By now, this site’s regular visitors know that Texas has thrown everything but the proverbial kitchen sink into what counts as employed (e.g. jobs not related to studies, military, etc.), and colleges, particularly technical colleges (and occasionally the Texas Higher Education Coordinating Board) throw in the “enrolled” percentage, as well, and call it their “placement’ rate, implying they actually found all those jobs for their grads and completers. Those who could use a little refresher should read this blog’s posts titled “Oh, Those High Technical College Placement Rates” and “Want Program-Related Placement Rates? Good Luck!” The images below (click on them to enlarge) illustrate just how meaningless those high numbers really are.
First, using data from Compare Colleges | TX, let’s take a look at just the technical colleges, taking note of the first row of figures in the image, which are state averages for ALL public, two-year colleges in Texas, NOT just technical colleges.
The state AVERAGE in the “employed and/or enrolled” column for academic students–OMG! even academic students–is 89% and for technical students is 90%. That’s the average. Let me say that again: that’s the AVERAGE–90% for technical students and just one percentage point under that at 89% for academic students. Heck, TSTC Harlingen could, if it chose to, brag all about how it “placed” 100% of its ACADEMIC students, the ones there studying core academic subjects like math, English, and history before wandering off to get a degree at at a 4-year college somewhere.
Now, let’s review a statement on the Texas State Technical College System website:
Jobs, Jobs, Jobs! On average, industry has more job openings than TSTC has graduates. TSTC boasts placement rates of more than 90 percent (based on departmental job placement activities).
As we now know, rates of 90% are just average, mediocre, run-of-the-mill. Just as many colleges are above 90% as are below it–average. It’s not anything for colleges’ to be beating their chests over since the state average, including the most non-technical, public college in the state, is 90% for technical students since everything counts. 90%–ho hum.
Next, let’s look at some regular ol’ community colleges.
For the colleges in the image immediately above, I selected ones relatively close (by Texas standards anyway) to TSTC colleges and LIT. Just take in those high “placement” percentages. The difference is that I don’t hear community colleges pounding their chests about placement rates. Perhaps I’ve just missed their chest pounding somehow, but I live in the same town as McLennan Community College. I’m thinking it’s because of the nature of their student population. If they publicly touted claims of 90% or more placement rates for their academic grads, many of whom were transfers to four-year colleges, people would be asking questions because when people hear words like “placement,” they think “jobs.” On the other hand, the public sure enough thinks jobs when they hear technical colleges touting placement rates. Technical college administrators’ chests have to be so sore that they can’t touch ’em with a powder puff as they tout their utterly average, for the most part, rates. TSTC Waco and the Lamar Institute of Technology were just that–utterly average–for the fiscal year plugged into the Compare Colleges | TX website, which appears to be FY 2011. TSTC Marshall fell short of statewide mediocrity by 8 percentage points. TSTC West Texas and TSTC Harlingen fared better at 95% and 97% respectively, although I doubt, if Jane & John Q. Student understood that average performance was 90%, that they would be all that excited about numbers only 5-7 points higher. It’s flat-out hard to set yourself apart when everybody gets to score high in a rigged system. Just about everything except hiding under the covers at Grandma’s house feeds into colleges’ rates one way or another.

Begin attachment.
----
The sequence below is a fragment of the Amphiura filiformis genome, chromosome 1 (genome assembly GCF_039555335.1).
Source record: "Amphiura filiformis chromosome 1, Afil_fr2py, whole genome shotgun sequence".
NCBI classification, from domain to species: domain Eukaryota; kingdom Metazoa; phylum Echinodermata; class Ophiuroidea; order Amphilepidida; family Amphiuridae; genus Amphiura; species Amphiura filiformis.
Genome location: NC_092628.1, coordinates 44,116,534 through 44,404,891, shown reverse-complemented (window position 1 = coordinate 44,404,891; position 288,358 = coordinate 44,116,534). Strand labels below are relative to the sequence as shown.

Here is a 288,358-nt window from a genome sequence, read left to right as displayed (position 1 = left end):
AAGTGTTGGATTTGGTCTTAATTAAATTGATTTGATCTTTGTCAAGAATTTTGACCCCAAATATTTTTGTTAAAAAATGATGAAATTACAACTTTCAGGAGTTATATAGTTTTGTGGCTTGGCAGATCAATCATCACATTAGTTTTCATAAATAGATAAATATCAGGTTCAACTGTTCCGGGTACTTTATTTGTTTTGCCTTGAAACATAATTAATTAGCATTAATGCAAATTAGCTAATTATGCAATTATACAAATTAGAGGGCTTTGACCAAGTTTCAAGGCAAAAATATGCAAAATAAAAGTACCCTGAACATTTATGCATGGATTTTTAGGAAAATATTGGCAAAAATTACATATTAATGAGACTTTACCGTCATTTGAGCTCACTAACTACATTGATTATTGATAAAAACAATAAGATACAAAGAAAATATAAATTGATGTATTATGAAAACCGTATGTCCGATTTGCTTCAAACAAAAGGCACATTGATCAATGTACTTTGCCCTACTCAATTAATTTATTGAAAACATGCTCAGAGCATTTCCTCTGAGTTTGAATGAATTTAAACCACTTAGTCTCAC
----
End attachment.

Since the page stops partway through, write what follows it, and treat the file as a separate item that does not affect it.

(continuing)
If I were an administrator at a technical college, I would WANT the state to require all colleges to report the numbers and percentages of students who actually landed jobs in their fields of study. THAT, I’m betting, would really set technical schools apart from their community and junior college counterparts. In a bureaucratic, Orwellian world in which everything is “doubleplusgood,” one in which almost everything counts, however, it’s hard for me to fathom administrators accustomed to bragging about artificially high numbers to willingly switch to bragging about much lower numbers, even if those lower figures would actually set their colleges’ performance apart quite truthfully. As long as the public believes those 90%+ numbers are exceptional, why change?
As a result, here we are with the state & its technical colleges, in particular, not playing by the numbers; they’re playing with the numbers. To get away with pounding their chests about average numbers like they’re something special, they depend on public ignorance regarding how those numbers are figured.